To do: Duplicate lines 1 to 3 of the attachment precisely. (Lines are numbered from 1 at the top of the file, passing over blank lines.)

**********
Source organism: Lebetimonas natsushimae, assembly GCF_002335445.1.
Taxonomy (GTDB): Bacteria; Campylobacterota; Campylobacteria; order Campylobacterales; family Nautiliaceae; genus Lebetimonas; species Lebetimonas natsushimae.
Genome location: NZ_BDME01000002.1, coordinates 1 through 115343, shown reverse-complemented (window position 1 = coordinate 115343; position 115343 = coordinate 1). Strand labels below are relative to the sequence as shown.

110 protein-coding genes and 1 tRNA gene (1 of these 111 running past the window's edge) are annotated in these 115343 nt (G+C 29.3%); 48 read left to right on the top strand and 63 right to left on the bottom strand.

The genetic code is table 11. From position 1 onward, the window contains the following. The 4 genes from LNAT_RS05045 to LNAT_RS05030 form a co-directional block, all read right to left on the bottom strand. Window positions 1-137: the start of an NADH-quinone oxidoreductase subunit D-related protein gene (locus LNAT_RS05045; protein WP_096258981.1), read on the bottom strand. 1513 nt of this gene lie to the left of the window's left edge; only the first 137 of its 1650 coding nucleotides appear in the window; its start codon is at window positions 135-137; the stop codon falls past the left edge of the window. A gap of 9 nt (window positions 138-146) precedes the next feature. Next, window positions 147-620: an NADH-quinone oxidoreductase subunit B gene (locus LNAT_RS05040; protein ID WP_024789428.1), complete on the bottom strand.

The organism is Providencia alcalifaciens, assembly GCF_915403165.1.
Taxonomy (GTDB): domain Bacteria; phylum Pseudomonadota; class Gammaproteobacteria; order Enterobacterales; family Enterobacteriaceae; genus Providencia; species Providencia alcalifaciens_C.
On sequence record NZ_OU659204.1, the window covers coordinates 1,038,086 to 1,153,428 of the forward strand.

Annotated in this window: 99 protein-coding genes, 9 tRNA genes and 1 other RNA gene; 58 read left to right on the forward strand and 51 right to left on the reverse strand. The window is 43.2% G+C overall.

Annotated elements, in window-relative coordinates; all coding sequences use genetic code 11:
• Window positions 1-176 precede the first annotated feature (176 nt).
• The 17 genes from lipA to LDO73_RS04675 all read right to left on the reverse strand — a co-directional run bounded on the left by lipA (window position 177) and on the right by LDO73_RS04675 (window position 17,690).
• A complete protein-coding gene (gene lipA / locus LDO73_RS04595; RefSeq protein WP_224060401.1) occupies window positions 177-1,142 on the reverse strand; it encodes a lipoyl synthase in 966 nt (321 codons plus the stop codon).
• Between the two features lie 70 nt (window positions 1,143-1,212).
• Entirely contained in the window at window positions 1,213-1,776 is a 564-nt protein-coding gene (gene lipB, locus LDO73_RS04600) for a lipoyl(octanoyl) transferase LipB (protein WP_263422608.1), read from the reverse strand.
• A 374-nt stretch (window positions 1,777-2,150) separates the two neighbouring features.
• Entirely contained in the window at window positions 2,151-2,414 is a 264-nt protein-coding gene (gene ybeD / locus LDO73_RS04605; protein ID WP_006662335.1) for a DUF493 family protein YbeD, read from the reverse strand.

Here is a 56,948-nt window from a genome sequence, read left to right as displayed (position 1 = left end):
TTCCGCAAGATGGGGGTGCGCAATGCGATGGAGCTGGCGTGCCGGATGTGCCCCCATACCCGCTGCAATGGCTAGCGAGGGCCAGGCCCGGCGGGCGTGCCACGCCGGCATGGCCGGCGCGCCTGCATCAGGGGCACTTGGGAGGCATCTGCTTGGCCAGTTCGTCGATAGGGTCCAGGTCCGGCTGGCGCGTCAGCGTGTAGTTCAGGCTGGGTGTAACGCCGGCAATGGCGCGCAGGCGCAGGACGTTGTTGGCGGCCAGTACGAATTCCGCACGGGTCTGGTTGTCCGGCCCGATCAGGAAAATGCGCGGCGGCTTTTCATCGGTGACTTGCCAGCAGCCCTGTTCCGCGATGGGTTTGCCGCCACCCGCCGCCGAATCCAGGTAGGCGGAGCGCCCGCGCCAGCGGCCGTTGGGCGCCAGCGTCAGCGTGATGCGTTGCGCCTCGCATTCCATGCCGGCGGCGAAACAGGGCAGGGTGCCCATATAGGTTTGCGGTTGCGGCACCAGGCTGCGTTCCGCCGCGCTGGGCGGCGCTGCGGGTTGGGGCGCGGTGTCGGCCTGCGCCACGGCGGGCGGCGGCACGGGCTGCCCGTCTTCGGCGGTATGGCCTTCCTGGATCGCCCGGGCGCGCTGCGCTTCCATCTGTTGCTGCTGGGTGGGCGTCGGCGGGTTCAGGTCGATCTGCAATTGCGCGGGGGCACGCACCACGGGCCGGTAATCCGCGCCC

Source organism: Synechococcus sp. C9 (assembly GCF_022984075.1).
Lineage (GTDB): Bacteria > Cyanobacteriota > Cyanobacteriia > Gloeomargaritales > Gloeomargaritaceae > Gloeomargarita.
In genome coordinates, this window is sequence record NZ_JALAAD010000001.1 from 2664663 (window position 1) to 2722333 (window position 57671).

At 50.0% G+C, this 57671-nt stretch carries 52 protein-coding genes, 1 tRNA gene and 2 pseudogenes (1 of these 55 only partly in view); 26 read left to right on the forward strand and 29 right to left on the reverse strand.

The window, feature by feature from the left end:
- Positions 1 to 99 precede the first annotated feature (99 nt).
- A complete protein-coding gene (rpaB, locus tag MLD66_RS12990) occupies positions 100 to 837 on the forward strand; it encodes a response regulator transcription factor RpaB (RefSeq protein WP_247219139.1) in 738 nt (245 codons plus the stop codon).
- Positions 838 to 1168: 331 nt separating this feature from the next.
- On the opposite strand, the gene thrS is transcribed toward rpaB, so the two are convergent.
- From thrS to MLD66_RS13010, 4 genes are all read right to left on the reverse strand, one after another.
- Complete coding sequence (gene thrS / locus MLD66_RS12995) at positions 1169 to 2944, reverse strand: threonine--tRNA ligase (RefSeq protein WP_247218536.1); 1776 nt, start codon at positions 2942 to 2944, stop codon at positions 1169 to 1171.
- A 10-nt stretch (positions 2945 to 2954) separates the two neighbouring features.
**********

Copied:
Source organism: Lebetimonas natsushimae, assembly GCF_002335445.1.
Taxonomy (GTDB): Bacteria; Campylobacterota; Campylobacteria; order Campylobacterales; family Nautiliaceae; genus Lebetimonas; species Lebetimonas natsushimae.
Genome location: NZ_BDME01000002.1, coordinates 1 through 115343, shown reverse-complemented (window position 1 = coordinate 115343; position 115343 = coordinate 1). Strand labels below are relative to the sequence as shown.